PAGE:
The Afghanistan Papers

The Afghanistan Papers

Name - The Afghanistan Papers

Reviews - 5.0/5

Pages - 368

By - Craig Whitlock, The Washington Post


About Book The Afghanistan Papers

The groundbreaking investigative story of how three successive presidents and their military commanders deceived {the public|the general public|people} year after year about America's longest war, foreshadowing the Taliban's recapture of Afghanistan, by Washington Post reporter and three-time Pulitzer Prize finalist Craig Whitlock.

Unlike the wars in Vietnam and Iraq, the US invasion of Afghanistan in 2001 had near-unanimous public support. {At first|In the beginning|Initially}, the goals were straightforward and clear: to defeat al-Qaeda and prevent a repeat of 9/11. Yet {soon after|right after|immediately after} the United States and its allies removed the Taliban from power, the mission veered off course and US officials lost sight {of their|of the|of these} original objectives.

Distracted by the war in Iraq, the US military became mired {in an|within an|in a} unwinnable guerrilla conflict in {a country|a nation} it {did not|didn't} understand. But no president {wanted to|desired to|wished to} admit failure, especially in {a war|a battle} that began as a just cause. Instead, the Bush, Obama, and Trump administrations sent more and more troops to Afghanistan and repeatedly said {they were|they certainly were|these were} making progress, {even though|although} they knew {there was|there clearly was|there is} no realistic prospect for {an outright|an overall} victory.

Just {as the|whilst the|because the|since the|while the} Pentagon Papers changed the public's {understanding of|knowledge of|comprehension of} Vietnam, The Afghanistan Papers contains startling revelation after revelation from {people who|individuals who|those who} played {a direct|an immediate|a primary} role in the war, from leaders in the White House and the Pentagon to soldiers and aid workers on {the front|the leading|leading} lines. In unvarnished language, they admit that the US government's strategies were {a mess|chaos|in pretty bad shape}, that the nation-building project was a colossal failure, and that drugs and corruption gained a stranglehold over their allies in the Afghan government. All told, the account {is based on|is dependant on|is founded on} interviews {with more|with increased|with an increase of} than 1,000 {people who|individuals who|those who} knew that the US government was presenting a distorted, and sometimes entirely fabricated, version of {the facts|the reality|the important points} on the ground.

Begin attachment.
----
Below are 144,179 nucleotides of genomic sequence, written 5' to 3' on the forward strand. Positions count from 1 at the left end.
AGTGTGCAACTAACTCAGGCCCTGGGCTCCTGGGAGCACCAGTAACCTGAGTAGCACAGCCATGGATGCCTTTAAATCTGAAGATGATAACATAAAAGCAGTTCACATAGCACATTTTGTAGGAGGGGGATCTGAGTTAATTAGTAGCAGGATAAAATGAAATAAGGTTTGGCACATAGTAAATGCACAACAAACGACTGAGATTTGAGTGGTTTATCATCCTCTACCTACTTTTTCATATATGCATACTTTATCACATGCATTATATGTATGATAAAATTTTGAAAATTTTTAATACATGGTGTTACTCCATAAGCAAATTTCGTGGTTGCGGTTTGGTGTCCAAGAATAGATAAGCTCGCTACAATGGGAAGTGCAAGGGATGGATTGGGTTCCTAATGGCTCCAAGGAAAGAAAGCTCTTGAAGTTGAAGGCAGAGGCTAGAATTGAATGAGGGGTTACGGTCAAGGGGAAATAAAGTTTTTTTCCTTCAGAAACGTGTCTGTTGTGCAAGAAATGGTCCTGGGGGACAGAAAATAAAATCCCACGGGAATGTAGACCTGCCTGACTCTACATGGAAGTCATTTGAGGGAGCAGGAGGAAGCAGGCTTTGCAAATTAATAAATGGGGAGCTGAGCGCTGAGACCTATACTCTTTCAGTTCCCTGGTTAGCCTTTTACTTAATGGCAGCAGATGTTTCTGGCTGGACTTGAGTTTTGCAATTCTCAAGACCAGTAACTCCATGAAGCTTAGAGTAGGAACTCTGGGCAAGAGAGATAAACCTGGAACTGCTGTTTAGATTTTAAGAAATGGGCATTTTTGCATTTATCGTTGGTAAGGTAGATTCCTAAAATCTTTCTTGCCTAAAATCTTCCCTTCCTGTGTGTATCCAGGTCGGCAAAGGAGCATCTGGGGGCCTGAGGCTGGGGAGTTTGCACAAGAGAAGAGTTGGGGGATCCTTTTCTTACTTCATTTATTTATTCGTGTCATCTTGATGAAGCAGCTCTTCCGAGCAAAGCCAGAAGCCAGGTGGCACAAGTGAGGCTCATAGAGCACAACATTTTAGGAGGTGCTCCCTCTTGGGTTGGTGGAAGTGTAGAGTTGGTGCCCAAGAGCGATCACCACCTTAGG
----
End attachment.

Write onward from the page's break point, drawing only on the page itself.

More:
Documents unearthed by The Washington Post {reveal that|demonstrate that} President Bush didn't know the name of his Afghanistan war commander—and didn't want {to make|to create|to produce} time {to meet|to generally meet|to meet up} with him. Secretary of Defense Donald Rumsfeld admitted {he had|he'd} “no visibility into who the {bad guys|criminals|crooks} are.” His successor, Robert Gates, said: “We didn't know jack shit about al-Qaeda.”

The Afghanistan Papers {is a|is just a|is really a} shocking account {that will|that'll|which will|that may} supercharge {a long|an extended|a lengthy} overdue reckoning over what went wrong and forever change {the way the|how a|what sort of} conflict is remembered.

 Editorial Reviews